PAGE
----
Can Authonomy help with your writing goals? Yes and no, of course it depends what those writing goals are. If you’re wondering how to get published, then probably not, but it’s still a great place for that. Confused? Perfect, because it does have that effect on people.
Authonomy is many things to different people. It’s primarily an online writing community sponsored by British publisher, HarperCollins, a major player in the publishing world. It’s also a place to network with other authors and spend time in the writing forums. It can even become a means for pulling out hair and running away kicking and screaming that you’ll never return.
That interest you? Then you might be wondering, how does it work? Most authors begin by creating a profile, uploading an avatar photo and then uploading some chapters or all of their book. Books do not have to be complete to participate. When others read from your book and “back” it (like giving it a positive vote) by placing it on their “bookshelf” or “watchlist,” your book gets points in the form of a better ranking and green arrow. As your book climbs higher in ranking (from #10,000 toward #1), you watch a little green arrow and the corresponding number change daily. On the other hand, if your book slips in popularity and goes backwards, a red arrow will appear next to it. Green-good, red-bad. Your “talent spotter” status has a similar feature of green and red arrows depending on how well you “back” books that are on the rise.
At the conclusion of each month, the 5 titles with the highest rankings (#1 through #5) are chosen by HarperCollins (HC) to get reviewed by their professional editors and, if they are deemed publishable, offered a publishing contract by HC. This monthly effort of making it to the editor’s desk (or ED) can be enormously time-consuming with no guarantees.
Authonomy bills itself as being “much more than a community of book lovers. An online community of discovery where writers become authors. Help great books get published.” This slogan seems more accurate than the previous one that simply read, “beat the slush pile.” Authonomy actually is a gigantic slush pile all its own, although there are some great benefits to the site that you can’t get during a prolonged stay in a conventional slush pile at an agency or publishing house.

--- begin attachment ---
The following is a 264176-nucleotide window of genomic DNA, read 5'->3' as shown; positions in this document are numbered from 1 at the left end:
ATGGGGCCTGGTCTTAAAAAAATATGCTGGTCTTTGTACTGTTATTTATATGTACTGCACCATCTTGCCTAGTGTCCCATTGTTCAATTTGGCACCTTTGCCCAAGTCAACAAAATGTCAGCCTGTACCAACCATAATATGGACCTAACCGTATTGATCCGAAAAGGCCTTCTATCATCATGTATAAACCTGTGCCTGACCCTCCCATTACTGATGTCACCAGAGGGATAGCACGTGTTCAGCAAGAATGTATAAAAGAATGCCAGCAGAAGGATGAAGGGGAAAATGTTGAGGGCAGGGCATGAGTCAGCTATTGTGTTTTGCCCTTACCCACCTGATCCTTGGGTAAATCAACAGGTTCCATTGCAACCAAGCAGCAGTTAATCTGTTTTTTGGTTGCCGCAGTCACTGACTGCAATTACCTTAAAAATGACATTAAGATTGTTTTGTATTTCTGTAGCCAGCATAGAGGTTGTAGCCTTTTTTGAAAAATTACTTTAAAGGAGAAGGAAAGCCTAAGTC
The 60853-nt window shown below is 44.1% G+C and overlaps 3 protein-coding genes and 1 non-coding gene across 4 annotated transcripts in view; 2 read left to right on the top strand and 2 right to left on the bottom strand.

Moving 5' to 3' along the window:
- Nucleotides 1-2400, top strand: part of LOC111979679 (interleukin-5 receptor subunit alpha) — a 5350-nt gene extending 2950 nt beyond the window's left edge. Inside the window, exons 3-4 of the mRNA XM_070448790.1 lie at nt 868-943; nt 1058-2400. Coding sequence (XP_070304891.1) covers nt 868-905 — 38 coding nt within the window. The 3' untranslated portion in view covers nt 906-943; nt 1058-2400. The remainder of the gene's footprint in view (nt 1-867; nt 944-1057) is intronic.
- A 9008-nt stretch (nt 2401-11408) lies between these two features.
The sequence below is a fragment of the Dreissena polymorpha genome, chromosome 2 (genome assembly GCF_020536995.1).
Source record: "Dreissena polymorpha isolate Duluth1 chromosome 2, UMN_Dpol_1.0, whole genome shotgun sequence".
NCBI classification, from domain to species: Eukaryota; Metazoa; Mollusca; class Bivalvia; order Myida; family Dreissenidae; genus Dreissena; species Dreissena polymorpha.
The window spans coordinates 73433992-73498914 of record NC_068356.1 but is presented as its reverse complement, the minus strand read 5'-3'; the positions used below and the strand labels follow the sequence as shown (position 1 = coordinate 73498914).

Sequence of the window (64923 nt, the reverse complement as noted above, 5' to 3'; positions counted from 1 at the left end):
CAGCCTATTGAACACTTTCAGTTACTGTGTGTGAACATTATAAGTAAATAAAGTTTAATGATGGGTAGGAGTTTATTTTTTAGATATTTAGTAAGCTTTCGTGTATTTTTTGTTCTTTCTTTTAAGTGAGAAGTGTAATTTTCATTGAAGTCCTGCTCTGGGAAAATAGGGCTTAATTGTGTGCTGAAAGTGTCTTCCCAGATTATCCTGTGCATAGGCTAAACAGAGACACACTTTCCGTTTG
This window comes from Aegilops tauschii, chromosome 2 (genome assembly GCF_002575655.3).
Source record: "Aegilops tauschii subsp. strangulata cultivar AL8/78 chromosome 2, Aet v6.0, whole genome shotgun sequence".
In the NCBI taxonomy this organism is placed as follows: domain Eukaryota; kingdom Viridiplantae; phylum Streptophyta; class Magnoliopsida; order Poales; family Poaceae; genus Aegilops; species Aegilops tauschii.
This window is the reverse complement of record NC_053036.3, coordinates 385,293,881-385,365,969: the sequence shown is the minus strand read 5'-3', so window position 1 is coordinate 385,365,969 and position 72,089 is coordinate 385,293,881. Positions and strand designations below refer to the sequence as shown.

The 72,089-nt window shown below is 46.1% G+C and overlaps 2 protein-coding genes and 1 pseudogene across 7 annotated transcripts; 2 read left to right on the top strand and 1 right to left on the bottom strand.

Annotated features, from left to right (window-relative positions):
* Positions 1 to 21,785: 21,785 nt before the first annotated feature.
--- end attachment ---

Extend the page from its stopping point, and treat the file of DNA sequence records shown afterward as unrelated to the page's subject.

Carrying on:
What can Authonomy do for you? In a nutshell, it can be a fine place to network with other writers; some are just starting out and learning the craft, some are gifted writers who need their first big break, and others are self-published Indies making a name for themselves.
What can you expect from joining?
- Expect to meet lots of people interested in writing and being published. Most want traditional publishing from HC or some other big house, and a few (like me) are content with self-publishing and networking.
- Expect to do read swaps where authors each agree to read a chapter or two of each other’s book and make comments. This can be a great way to get in-depth critiques for the first few chapters. It’s less likely that people will read your entire manuscript, though arrangements can be made.
- Expect to become a bit addicted to the place and the writing forums. It can turn into a time-consuming habit to say the least, and a full-on addiction in worst cases.
- Expect to be spammed by desperate writers wanting to rise in the rankings to make the editor’s desk.
- Expect to meet people from all over the world.
What should not be expected after joining Authonomy?
- Do not expect to make it to the editor’s desk without spending many months there in a full-time effort of reading, critiquing, spamming and begging others to “back” your book.
- Do not expect HarperCollins (or anyone else) to publish you even if your book does make the coveted editor’s desk. They hardly ever publish these books. Do not expect to meet agents or publishers, and if you do, make sure they are legitimate.
- Do not expect people to always be honest or do a good job during swaps for critiques. Usually they are working with integrity and have insightful critiques, but not always.
My advice on how to use Authonomy is this:
- Swap reads with a dozen or more writers to make sure your first few chapters are at their best. Try to make these swaps with skilled writers, as they will provide the most valuable feedback. Use the editing advice you get during those critiques to carry throughout the rest of your manuscript. If you find good readers who want to swap reads for entire books, do it.
- Network with other authors, especially those self-publishing. Learn what they know about Facebook/Google Plus/Twitter, blogging, Amazon/Barnes & Noble/Smashwords, anything related to the e-publishing business. Even if your dream is to be published traditionally, whatever you learn about marketing will be of great value.
- Don’t get caught up in the daily games or spamming efforts to back books.
- Don’t get caught up in the green and red arrows. In fact, you’ll probably be happier if you never look at them (like me).
- Have fun with it. There are some genuinely wonderful people to be found (the diamonds in the rough).
HarperCollins has a young adult version of Authonomy called Inkpop for authors with books aimed at this audience.